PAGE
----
When I unveiled my word for 2014, I mentioned that I don’t really have goals outlined for the new year, and for the most part that’s true. I don’t have anything written down or items I can track on an Excel file. It may prove to be my kryptonite, but only time will tell.
That being said, there are two over-arching things I’m focusing on to enhance my year. While this year is about daring myself, in order to do that I need to have my ducks in a row. For me, what that boils down to is feeling balanced and healthy. Coincidentally, that’s what I want to dedicate my efforts to this year as well (and they’re surprisingly inter-related).
I embraced balance last year, but the inspiration for this idea came from an article I read last week entitled “Balance or Bust: One indefatigable woman takes on a marathon research project (2,330 pages of self-help!) determined to master life’s juggling act — even if it kills her” (the article just screams Liz, doesn’t it?).
Some people consider it a work-life balance, but that’s not necessarily what I’m striving for when I say balance. I really liked and related to a comment I read from the same magazine that the work-life balance is more of an ebb and flow. There are some points in your life or year where work will be the focus, and there are also points where it won’t.
What I’m more concerned about is my life balance, so what’s happening outside of work. Am I taking enough time for me and doing the things that I want to do?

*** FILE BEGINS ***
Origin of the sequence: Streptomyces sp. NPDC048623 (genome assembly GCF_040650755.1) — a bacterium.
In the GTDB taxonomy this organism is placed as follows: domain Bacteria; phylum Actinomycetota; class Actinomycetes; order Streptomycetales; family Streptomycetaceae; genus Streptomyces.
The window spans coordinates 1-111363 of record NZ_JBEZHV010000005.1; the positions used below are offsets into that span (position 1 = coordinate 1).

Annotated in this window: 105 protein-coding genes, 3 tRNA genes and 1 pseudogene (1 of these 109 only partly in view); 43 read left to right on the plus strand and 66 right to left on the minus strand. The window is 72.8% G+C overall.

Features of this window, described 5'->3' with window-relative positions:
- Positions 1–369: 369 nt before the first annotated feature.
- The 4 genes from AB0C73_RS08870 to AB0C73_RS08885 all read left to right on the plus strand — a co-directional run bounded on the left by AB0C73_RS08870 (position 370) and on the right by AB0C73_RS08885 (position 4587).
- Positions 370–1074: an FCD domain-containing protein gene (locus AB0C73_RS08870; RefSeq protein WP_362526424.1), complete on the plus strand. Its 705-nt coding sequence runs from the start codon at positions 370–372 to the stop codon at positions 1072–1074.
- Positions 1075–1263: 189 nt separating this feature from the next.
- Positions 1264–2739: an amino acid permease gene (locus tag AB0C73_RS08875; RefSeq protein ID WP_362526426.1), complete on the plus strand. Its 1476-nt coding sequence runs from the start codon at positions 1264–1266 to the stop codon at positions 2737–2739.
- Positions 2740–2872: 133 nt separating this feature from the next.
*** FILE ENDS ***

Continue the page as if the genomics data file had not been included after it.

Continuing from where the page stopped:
Here’s the thing: I’m a terrible people-pleaser (and by that I mean I focus on it way more than I should). I’m bad at being selfish and, in some respects, prioritizing. Part of it is that I’m what the librarian likes to call “unnecessarily accommodating.” I don’t know how to say no. In part it’s because I don’t want to miss out on potentially fun opportunities that get me out of my comfort zone, but it’s also because I hate conflict. Often it’s easier for me to just go along with what others want.
That needs to change this year. It’s not going to happen overnight, but I do think that over time I can learn to find a better balance between pleasing others and pleasing myself. It doesn’t have to be either extreme. And in some cases, it’s a matter of figuring out what it is that I even want. What do I legitimately want to do and what am I making a “discretionary burden” (the article mentioned that phrase and I love it!). There was one paragraph in particular from the article that really made me chuckle because I’m so guilty of it:
What really matters in this life? Why get agitated over things that aren’t ultimately significant. Swenson quotes an author and speaker named Pat Katz ranting about how overwhelmed she is: “I heard myself say, ‘And I still HAVE TO carve the pumpkin before I can go to bed,'” she says. “Wise offspring played back my very own words. ‘You HAVE TO carve the pumpkin?'” Don’t we all do that? Get ourselves worked up over something inconsequential that we simply must tackle?
That’s exactly what I do. And that’s what I’m hoping to change. I can’t tell you how many times this break (and it was a break, mind you) my sisters would look at me and just say, “You exhaust me.” I exhaust myself. I don’t have the balance yet to know how to slow down, to realize that I don’t HAVE TO do everything. I get to pick and choose what’s important to me and how I fill my time.
Ultimately my hope is to shift my mindset so that I can start focusing on my priorities. I need to minimize the non-essentials (like the 5-7 goals I took on each month…) to focus on the bigger picture. More importantly, though, I probably need to learn to cut myself some slack. It’s not the end of the world if my to-do list doesn’t completed or I say no to a friend. Somehow I’ve tricked myself into thinking it is.